Just doing a 3/4" birch plywood carving with Dewalt spindle @ 50 in/min and .0625 depth per pass with a 1/8" downcut bit. The 30min carve took double that as I had to swap bits 3 times.
I’ve run (and read of peopling running) 50in/min and depth of half the bit’s width a number of times before now. Every time it broke, it broke right where the bit goes into the collet.
Guess it could be over tightening or maybe settings, but see photo. Does this look to be a problem or is this wear pattern normal?
That is not normal at all — I’ve broken numerous endmills in my machine, and never had anything like that sort of damage to the collet — contact Elaire Corp. and see what they have to say.
Also, use the stock collet and a dial indicator to check the runout in your router as a point of reference and inspect the inside of the router where the collet is inserted for any sort of damage or machining imperfection which would result in things not aligning properly.
Additionally this only happens when you insert the bit wrong. My guess is too deep so you clamped on the flutes aka the weakest spot. Ask me how I know lol.
Or you have something loose/flex somewhere and it’s bouncing the bit to the point it snaps.
That collet is definitely damaged. You will have issues with that almost every time.
I suspect the cause to be bit insertion operator error.
The last few times I seen a collet look like this one tool was not inserted to a proper depth in the collet and the other was when the mill was inserted past the flutes breaking off and chewing up the inside edge
Thanks, all. Helpful to know this is an issue that I need to replace (didn’t know if this was just normal wear and tear).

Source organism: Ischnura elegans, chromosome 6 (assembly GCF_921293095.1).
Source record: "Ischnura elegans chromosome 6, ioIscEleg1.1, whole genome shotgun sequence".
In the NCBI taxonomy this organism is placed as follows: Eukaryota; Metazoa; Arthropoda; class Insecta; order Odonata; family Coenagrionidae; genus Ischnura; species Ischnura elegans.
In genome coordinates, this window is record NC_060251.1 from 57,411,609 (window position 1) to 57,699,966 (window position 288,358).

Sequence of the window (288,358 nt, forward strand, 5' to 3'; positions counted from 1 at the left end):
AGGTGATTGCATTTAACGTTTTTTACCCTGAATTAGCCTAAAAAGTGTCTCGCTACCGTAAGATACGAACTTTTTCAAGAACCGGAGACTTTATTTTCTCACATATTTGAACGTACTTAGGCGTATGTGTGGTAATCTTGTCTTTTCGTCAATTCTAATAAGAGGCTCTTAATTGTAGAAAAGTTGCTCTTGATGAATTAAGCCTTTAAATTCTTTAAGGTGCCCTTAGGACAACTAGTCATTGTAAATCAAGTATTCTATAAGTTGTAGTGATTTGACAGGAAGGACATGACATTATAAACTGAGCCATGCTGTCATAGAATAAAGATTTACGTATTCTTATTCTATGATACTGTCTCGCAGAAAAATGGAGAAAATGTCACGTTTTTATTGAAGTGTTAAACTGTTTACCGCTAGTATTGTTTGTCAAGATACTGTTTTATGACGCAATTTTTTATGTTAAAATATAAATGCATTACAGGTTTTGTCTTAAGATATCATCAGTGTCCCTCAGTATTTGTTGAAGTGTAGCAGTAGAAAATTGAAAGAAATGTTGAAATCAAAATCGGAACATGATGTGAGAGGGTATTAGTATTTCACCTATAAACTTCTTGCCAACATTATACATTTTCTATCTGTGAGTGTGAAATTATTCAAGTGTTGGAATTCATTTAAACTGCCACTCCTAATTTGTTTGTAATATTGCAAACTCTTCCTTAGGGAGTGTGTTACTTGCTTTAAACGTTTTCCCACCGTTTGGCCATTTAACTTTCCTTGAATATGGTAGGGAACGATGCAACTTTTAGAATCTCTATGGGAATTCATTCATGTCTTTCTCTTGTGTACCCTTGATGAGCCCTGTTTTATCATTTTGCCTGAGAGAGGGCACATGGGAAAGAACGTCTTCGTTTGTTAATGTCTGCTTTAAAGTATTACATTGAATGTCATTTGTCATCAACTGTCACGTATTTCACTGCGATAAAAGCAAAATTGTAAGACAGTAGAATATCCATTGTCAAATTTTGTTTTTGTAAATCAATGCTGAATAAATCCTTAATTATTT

And you’re right, it was probably self-inflicted. The flutes are over ~1 1/4" in length and I’m cutting 3/4" or thinner stock, so to reduce chatter I put the bit further into the collet.
Guess the solution to that is just to get different bits for different thicknesses of material, or maybe the chatter won’t be that bad it just sounds worse than it is when I hear it
As far as your birch plywood speeds/feeds; I run 3/4" birch with a straight bit at 50 in/min and .05 doc.
so the only resolution to reduce chatter is buy shorter bits?
cutting through the wood, not carving, so can’t go shallower. And due to detail of the cut, can’t go larger bit. so time to take to the interwebs and find some shorty bits (and snag another collet…)
ahhh. thanks for the clarification.
and it’s a cut, not a carve. cutting letters out of 3/4" birch plywood. Due to the font and size, the edges of the letters can’t be accomplished with a larger bit
Sounds like a candidate application for ‘rest machining’…
Use a 1/4" bit to do the bulk of the work aggressively, and then let a 1/8" bit take care of just the corners the bigger bit couldn’t.
Don’t know what CAM software you use, but this is a pretty easy thing to do in Fusion 360.
I was carving up some 3/4" birch ply last night with 50 in/min at .06 doc with a 1/8" straight bit, in a Elaire collet. After finishing carving the gear it snapped the bit right where it mounts in the collet. Go figure…
For best detailing it’s best to just use V-carving, even if one then uses a pocket to clear out what one can of the letterform — the V-carve cut will provide the needed details at the acute corners.